For fans of Grimes, Art Angels was a long wait. Claire Boucher wrote the first few songs in 2013, and killed them off when fan reaction to a 2014 single called Go (originally written for Rihanna) was poorly received as being too radio-friendly by her fans.
So Boucher put Grimes on hold for a little while to come up with new material. When the material did flow, it really flowed: there were over 100 songs written for Art Angels, most of which I don’t think we’ll ever hear — and Boucher has made it clear that these tracks are all part of Grimes records we wouldn’t be interested in anyway.
The result of all this writing, re-writing, and experimentation is Art Angels: a celebration of pop set against Grimes’ hallmark sunny sounds and weirdness. The opening three tracks are worth listening to as examples: an instrumental opener that’s simply bizarre leads into the radio-friendly California before the whole thing explodes into the decidedly not-for-radio Scream.
Those three tracks serve as a wonderful synopsis of the record: pop tracks like Belly of the Beat sit against oddities like Kill V. Maim (which might be the record’s best track), often dwelling in some sort of strange tension that makes the entire record feel oddly balanced in its leanings.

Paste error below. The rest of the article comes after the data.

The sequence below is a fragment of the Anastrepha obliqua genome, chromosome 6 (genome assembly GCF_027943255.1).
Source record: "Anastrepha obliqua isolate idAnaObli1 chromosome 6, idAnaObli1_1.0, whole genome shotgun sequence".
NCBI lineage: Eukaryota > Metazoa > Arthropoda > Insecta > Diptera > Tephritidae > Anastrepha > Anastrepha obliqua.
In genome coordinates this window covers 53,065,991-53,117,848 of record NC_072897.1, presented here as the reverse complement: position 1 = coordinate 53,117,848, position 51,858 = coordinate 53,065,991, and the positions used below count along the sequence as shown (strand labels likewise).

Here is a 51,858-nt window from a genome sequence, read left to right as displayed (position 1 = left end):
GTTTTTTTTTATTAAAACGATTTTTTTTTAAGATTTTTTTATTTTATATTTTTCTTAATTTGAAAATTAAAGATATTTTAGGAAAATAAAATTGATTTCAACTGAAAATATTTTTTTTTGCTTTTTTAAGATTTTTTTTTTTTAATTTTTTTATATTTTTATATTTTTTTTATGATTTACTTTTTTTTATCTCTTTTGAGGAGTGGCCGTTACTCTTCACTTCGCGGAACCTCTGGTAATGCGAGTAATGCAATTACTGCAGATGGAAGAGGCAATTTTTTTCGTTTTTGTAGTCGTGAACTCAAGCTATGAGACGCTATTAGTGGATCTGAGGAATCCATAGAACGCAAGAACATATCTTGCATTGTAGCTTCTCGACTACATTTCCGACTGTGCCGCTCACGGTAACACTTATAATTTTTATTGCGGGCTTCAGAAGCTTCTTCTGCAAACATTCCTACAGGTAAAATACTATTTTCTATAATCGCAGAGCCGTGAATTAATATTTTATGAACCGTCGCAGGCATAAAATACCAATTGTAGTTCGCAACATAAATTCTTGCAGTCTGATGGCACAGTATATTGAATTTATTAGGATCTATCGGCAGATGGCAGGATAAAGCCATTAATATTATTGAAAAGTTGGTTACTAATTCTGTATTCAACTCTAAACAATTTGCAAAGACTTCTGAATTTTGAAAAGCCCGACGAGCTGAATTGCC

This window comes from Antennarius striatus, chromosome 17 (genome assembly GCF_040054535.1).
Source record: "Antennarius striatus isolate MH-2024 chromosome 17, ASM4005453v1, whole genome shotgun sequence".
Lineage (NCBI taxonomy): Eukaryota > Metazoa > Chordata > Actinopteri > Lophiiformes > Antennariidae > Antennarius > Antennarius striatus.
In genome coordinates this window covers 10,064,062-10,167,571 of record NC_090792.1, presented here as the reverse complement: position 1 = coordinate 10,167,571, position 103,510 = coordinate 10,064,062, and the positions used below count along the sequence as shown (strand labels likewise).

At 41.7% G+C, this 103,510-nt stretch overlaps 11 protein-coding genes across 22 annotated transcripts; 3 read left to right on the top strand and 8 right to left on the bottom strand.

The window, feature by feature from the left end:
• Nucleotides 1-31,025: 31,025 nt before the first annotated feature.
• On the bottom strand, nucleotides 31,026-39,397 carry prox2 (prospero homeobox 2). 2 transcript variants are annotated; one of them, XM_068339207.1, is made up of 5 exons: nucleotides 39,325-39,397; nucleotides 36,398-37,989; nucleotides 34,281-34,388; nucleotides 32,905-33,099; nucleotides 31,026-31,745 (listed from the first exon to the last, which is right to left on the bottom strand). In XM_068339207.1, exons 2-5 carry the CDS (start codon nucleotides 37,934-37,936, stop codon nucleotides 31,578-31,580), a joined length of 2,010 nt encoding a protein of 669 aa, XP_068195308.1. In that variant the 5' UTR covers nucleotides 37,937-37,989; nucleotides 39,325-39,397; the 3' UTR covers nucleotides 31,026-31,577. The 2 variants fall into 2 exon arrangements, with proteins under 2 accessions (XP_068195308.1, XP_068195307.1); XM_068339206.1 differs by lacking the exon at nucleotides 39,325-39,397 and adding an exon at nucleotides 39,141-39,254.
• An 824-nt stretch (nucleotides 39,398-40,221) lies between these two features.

Despite these seemingly opposing directions — one experimental, and one radio-friendly — Grimes is able to hold it all together with uncompromising focus and unbridled imagination. Ultimately, the album feels like it’s two steps ahead of everybody else: pop music that’s laser-focused on experimenting with form and style, often to the point of flying off the tracks, all while remaining accessible.
It’s a miracle that these songs are accessible at all, though. Grimes isn’t writing love songs: on Kill V. Maim, she sings “I’m only a man; I do what I can,” words that feel completely defiant to the male-driven institution that is pop music. Throughout the record, Grimes practically screams for her freedom as an artist, experimenting with post-electronic noises and genre-pushing ideas that are more like middle fingers than love letters.
The consequence of all this is that it feels like Boucher is entirely avoiding anything personal with Grimes. There’s a sense of detachment throughout the record: it’s massively ambitious, but it’s also clearly a performance. Boucher isn’t involved on as personal of a level. While the vision is entirely hers, the world feels like a meticulously crafted production of her Grimes alter ego.
It begs the question: can pop music, in its truest form, be more personal? Or does it require detachment? Is Grimes answering the question, or has Boucher merely discovered that Grimes is at the unique intersection of performance and experimentation that allows her to drag a genre forward at the expense of herself?
Regardless of the answer, Art Angels is one of 2015’s strongest records, and a glimpse into the future of pop in an age where anything is possible.